Volume 7, December 2015

3. Bahulu attraction - what is expected of bahuluas a tourism product?

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Author(s): Nabsiah Abdul Wahid
Keywords: Bahulu,traditional food, value-added product, marketing attraction, tourist consumer's consumption experience, Malaysia

Abstract: Urban lifestyles have contributed to consumers' need for convenient and nutritious food products. This study is aimed at determining the cost implications of pineapple juice production using ultraviolet (UV) as an alternative (non-thermal technology) to the conventional pasteurisation methods used in small-medium scale juice facilities in Malaysia. The financial analysis involved Contribution Margin, Net Present Value, Payback Period, and Profitability Index of the UV and heat treated pineapple juices. Ultraviolet pasteurisation has relatively lower initial capital development cost than heat pasteurisation. Thus, implementation of UV technology can be more profitable than heat treatment when applied in a small-medium scale pineapple juice processing plant.

4. Consumers' perception and acceptance of fresh agriculture product purchased through e-business

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Author (s): Suhana Safari, Nik Rozana Nik Mohd Masdek
Keywords: e-business, e-commerce, fresh agriculture product, perception, acceptance, consumption, satisfaction, preference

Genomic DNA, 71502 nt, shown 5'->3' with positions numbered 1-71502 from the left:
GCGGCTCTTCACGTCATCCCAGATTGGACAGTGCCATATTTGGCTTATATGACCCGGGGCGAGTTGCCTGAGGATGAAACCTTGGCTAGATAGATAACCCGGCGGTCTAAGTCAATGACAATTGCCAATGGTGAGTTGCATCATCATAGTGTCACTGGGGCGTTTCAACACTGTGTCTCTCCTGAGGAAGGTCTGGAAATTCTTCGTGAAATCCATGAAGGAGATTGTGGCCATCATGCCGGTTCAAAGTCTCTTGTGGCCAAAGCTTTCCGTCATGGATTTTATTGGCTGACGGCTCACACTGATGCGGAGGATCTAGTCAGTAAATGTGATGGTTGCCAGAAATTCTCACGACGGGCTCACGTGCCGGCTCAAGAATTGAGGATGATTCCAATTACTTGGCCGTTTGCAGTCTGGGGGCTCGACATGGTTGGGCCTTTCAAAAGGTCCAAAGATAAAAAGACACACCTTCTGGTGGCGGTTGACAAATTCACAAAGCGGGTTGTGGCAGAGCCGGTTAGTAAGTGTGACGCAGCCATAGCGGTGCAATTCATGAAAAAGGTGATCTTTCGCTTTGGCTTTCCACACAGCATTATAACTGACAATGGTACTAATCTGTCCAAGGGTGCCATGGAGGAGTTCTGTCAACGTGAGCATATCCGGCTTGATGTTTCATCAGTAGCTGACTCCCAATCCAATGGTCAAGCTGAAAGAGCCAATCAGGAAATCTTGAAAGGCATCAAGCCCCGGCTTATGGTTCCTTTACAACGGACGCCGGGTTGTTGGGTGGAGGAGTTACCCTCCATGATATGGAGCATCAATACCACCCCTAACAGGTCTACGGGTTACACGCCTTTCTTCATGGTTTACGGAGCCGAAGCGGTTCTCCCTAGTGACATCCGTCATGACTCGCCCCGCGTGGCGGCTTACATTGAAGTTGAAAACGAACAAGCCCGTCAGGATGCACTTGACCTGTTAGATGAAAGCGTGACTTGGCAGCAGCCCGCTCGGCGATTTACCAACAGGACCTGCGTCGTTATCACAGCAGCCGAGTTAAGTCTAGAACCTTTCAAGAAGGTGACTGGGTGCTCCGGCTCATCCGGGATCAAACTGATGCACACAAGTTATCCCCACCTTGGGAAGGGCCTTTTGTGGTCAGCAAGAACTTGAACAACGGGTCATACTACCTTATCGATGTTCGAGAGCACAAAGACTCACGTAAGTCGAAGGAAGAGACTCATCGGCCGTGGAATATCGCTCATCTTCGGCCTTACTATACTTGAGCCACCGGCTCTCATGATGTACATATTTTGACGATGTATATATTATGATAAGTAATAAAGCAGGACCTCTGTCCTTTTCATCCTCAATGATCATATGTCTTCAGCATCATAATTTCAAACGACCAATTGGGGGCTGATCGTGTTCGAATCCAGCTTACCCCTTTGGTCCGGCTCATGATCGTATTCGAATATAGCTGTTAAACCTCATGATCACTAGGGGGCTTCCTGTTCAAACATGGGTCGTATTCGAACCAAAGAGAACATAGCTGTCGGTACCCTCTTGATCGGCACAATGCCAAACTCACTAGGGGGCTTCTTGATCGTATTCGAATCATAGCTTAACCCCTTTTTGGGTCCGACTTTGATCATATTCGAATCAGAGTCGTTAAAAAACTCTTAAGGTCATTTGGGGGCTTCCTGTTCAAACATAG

Abstract: Agriculture e-business can be viewed as trading models of buying and selling of agriculture produce through electronic means.  e-Business has the potential to reduce transaction costs, improve market access, and information content of products. Generally, e-business is easy to use,  and  a  cost-efficient  system  for  consumers  and  firms.  Malaysia can be considered to be at an early stage of development in online shopping, specifically in agriculture produce. Limited study has been undertaken  in  understanding  consumers'  behaviour  and  perception towards online shopping. Thus, this study was carried out to examine consumer  perception  and  acceptance  of  e-business  for  agriculture produce in Malaysia. Results from the analysis found that most buyers are adult female users aged between 20 and 49 years, with a monthly income of RM1,001 to RM3,000. This group is more open to the idea of  shopping  for  fresh  produce  online,  and  are  more  IT  savvy.  Most Malaysian users prefer to use online banking services rather than debit and  credit  cards.  Meat  and  meat  preparation,  vegetables,  and  eggs are the top-most products consumed by internet users. The minimum amount  spent  is  RM  50  and  the  maximum  amount  spent  is  RM500 per  transaction.  Bearing  in  mind  that  fresh  agriculture  produce  is easily perishable and has a short shelf life, reliable transportation and logistics services are needed. The study also revealed that there is no significant relationship between female and male users in the level of satisfaction. It indicates that both users have an equal perception of all aspects of satisfaction. Furthermore, the study also shows a significant difference  in  gender  preference  whereby  females  prefer  to  purchase online when compared with their male counterparts. Overall, online shopping has the potential of becoming an alternative shopping channel in the future. Indirectly, it may also change Malaysian shopping trend from the conventional system to online retailing system.

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